Sultan Qaboos has been quite sick the last year or two, with the general consensus being he is suffering from cancer. With no known heir apparent, Omanis and expats alike are always concerned about the health and well being of the Sultan.
#3 There’s shops galore!
You don’t need to panic-pack for your move to Muscat; you can get virtually everything here (apart from Batiste Dry Shampoo! Ladies, you need to bring that little gem with you).
There’s a variety of grocery stores with everything you need, from basic food stuff to imported Waitrose own brand products; you can even buy pork products in certain shops, though expect to pay a substantial mark up! There’s Western clothes shops such as Zara, Forever 21, H&M, etc. There’s a ridiculous amount of Western coffee shop chains and for your at home caffeine needs, there’s a Nespresso store too.
Being honest, coming from the West of Ireland, I have better access to international brands when I’m in Muscat. Don’t panic and stuff your suitcase with unneccessary basics, it’s all here!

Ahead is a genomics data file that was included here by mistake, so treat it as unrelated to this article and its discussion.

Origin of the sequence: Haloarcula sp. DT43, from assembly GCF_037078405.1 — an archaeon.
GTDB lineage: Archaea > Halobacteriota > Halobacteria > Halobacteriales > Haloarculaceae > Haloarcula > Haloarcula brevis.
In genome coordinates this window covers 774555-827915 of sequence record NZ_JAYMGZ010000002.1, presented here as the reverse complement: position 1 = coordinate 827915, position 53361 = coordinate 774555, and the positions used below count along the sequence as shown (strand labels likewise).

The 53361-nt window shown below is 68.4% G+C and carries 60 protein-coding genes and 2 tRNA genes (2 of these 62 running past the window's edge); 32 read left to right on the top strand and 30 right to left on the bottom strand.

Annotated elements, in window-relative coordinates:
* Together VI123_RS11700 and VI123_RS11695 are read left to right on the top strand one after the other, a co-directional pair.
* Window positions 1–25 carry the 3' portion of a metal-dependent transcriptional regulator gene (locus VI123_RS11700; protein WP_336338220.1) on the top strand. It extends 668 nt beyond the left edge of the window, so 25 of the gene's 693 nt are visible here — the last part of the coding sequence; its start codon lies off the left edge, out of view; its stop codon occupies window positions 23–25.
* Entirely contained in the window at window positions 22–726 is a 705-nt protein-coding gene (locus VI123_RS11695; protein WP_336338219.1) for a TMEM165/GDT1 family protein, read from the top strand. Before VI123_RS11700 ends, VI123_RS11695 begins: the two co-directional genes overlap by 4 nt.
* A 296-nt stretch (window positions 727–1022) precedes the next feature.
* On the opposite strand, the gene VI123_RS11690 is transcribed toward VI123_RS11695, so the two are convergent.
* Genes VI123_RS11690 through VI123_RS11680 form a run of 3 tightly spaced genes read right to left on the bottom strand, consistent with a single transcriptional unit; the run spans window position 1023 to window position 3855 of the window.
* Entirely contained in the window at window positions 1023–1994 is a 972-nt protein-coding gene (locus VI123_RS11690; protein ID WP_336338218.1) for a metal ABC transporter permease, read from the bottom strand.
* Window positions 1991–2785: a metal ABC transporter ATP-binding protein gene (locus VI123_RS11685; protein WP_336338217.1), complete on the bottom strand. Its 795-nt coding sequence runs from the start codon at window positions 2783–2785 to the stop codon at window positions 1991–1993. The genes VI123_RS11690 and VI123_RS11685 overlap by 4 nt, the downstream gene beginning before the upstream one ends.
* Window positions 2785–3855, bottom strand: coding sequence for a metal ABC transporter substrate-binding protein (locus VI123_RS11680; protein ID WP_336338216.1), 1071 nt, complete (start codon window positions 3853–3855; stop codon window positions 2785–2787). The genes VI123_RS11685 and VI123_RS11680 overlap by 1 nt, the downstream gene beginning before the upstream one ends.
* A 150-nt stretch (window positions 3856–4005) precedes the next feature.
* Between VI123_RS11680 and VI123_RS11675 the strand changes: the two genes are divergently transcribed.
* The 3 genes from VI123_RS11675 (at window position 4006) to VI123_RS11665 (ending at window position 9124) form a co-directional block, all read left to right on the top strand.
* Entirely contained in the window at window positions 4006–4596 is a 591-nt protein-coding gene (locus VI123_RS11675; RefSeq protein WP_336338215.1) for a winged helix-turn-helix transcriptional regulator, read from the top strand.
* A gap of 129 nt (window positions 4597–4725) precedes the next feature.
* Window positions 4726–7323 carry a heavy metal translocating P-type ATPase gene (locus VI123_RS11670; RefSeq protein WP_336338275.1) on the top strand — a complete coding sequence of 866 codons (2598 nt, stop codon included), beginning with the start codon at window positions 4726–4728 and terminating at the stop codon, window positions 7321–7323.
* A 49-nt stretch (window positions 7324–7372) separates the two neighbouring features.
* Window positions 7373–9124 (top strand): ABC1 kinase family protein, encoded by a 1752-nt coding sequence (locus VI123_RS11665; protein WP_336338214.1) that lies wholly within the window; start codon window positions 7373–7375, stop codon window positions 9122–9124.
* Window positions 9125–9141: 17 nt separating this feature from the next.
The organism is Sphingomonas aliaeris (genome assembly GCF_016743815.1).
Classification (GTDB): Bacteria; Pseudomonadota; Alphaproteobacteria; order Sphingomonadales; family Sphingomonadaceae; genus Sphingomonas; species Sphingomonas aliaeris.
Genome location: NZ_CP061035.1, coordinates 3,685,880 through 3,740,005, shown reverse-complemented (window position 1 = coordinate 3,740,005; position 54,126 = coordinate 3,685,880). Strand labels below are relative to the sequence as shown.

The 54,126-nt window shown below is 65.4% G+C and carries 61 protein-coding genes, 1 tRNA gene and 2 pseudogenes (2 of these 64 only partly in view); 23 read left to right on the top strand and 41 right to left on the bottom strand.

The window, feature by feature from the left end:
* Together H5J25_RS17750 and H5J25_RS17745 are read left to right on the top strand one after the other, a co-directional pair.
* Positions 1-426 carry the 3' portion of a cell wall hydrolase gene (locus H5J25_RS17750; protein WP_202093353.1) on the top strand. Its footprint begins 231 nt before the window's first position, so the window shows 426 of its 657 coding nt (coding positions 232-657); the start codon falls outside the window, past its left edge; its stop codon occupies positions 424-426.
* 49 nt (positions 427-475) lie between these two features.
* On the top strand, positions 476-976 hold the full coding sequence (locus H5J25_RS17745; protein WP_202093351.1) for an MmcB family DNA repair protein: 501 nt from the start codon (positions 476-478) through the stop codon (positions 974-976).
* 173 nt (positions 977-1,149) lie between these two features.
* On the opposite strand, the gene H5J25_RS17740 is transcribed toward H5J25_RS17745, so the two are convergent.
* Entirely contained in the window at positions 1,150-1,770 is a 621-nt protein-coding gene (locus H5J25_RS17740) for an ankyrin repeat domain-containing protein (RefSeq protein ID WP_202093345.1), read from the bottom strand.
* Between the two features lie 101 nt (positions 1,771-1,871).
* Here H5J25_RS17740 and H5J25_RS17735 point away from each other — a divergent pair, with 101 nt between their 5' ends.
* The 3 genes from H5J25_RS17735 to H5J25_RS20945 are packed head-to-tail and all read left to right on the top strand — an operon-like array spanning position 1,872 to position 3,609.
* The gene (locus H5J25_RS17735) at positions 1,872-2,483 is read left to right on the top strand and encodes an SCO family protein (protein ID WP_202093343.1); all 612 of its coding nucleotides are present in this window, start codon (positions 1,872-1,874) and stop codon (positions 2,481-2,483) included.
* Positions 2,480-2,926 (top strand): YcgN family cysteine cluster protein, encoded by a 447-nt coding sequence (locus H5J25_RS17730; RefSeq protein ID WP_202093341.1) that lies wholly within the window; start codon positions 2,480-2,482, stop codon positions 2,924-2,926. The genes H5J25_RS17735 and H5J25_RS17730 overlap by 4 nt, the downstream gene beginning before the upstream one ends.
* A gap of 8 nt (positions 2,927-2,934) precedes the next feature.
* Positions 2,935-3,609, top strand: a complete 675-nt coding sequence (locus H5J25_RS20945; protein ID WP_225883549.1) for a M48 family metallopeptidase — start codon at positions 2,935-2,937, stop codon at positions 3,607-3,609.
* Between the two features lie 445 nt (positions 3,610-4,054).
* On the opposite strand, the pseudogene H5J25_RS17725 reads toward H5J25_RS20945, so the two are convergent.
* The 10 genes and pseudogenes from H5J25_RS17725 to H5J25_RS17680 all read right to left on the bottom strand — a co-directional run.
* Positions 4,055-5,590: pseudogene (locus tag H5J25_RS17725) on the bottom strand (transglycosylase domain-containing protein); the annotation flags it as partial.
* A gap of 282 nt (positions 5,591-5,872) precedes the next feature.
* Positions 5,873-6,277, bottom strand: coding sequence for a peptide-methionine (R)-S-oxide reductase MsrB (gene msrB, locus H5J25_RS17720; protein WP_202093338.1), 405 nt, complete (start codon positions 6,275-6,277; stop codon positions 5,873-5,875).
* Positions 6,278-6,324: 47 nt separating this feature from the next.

#4 You CAN drink!
This isn’t Saudi. There are pubs and nightclubs where anyone can drink. The nightlife scene isn’t massive but there’s still plenty of places to go. Habana’s Sports Bar is usually a good choice, Left Bank or Traders is decent for dinner, drinks and dancing while the Hyatt Rooftop does the best all inclusive evening. Nightclub wise, Rock Bottoms is the best of a very, very bad bunch. To purchase alcohol to drink at home, you need an alcohol licence which your employer should help you to secure.
#5 Muscat Mutterings is your new Bible/Qur’an
They do news differently here – not very reliably. There are always rumours about new laws, the health of the Sultan, etc. Don’t believe it unless you see it on the excellent blog Muscat Mutterings, which also has a whole heap of great articles for Oman newbies.
#6 The Beaches are Stunning